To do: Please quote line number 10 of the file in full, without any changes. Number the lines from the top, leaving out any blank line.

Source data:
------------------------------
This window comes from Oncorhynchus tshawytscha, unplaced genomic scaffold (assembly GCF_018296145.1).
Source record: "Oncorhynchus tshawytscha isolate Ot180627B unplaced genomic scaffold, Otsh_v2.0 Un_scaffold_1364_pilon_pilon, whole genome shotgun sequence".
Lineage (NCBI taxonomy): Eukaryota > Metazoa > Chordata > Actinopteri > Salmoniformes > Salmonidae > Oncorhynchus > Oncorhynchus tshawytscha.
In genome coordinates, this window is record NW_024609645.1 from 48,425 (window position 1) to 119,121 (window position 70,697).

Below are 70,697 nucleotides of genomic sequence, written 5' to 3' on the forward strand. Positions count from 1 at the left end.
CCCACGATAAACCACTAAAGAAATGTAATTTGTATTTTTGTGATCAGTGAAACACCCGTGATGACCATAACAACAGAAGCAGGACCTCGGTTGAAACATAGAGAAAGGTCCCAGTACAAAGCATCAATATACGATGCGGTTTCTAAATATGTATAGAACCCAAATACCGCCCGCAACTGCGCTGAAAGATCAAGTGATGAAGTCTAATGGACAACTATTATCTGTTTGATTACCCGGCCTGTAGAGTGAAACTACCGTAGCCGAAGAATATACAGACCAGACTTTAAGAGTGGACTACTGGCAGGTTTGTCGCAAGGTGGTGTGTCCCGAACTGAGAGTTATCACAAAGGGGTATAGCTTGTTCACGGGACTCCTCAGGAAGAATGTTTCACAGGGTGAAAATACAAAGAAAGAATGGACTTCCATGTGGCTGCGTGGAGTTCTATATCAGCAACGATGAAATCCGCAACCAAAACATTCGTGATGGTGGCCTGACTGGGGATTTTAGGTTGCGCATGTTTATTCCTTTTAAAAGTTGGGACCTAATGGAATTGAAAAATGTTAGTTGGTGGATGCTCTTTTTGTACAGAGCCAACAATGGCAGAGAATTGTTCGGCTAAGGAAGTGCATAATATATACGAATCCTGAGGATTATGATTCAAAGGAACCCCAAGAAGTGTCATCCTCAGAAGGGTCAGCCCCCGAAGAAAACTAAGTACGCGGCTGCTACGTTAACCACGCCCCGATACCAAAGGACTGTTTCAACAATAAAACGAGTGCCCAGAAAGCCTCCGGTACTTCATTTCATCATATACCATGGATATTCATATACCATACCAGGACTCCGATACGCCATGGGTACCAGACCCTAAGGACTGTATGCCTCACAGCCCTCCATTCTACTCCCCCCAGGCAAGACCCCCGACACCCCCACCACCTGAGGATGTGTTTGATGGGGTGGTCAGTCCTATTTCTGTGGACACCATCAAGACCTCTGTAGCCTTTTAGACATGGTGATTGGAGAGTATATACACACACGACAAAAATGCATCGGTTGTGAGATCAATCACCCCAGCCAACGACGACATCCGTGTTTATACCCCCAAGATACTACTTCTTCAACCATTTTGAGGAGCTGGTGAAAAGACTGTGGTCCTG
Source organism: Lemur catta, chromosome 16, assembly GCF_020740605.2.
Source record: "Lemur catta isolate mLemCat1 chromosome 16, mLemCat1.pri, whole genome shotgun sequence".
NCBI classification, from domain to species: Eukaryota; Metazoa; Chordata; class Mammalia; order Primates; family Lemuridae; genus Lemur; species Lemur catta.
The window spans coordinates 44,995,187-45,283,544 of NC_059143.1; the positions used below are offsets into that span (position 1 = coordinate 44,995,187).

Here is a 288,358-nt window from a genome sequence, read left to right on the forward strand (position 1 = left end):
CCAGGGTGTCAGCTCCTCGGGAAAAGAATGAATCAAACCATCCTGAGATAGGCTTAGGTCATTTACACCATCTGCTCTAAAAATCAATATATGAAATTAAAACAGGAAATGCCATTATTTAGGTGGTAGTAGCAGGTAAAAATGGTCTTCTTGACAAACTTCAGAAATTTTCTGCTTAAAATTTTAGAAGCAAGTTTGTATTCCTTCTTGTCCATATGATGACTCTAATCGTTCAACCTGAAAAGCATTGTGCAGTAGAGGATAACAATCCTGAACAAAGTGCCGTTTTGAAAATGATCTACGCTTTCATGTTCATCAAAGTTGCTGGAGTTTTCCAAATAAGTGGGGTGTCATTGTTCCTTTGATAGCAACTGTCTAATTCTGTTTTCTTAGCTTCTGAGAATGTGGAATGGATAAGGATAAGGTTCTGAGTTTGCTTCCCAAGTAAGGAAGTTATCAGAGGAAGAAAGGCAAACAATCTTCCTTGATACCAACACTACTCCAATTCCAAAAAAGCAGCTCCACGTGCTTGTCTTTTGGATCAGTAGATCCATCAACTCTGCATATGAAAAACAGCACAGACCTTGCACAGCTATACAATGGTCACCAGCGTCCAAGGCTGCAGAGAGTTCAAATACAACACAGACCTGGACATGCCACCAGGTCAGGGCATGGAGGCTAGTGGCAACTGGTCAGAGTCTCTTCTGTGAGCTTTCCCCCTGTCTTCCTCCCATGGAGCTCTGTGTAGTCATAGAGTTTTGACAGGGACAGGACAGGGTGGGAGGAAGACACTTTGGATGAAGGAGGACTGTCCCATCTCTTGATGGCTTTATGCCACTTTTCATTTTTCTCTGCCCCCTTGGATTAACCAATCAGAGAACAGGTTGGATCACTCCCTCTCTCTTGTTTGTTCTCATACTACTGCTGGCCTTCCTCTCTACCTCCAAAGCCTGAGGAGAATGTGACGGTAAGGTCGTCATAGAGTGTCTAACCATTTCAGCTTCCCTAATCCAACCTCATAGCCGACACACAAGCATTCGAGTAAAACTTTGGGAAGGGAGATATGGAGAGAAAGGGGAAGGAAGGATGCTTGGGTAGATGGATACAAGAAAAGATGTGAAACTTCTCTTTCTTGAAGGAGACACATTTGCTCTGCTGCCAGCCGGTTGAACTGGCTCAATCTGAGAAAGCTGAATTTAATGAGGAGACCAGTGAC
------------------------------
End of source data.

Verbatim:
The window spans coordinates 44,995,187-45,283,544 of NC_059143.1; the positions used below are offsets into that span (position 1 = coordinate 44,995,187).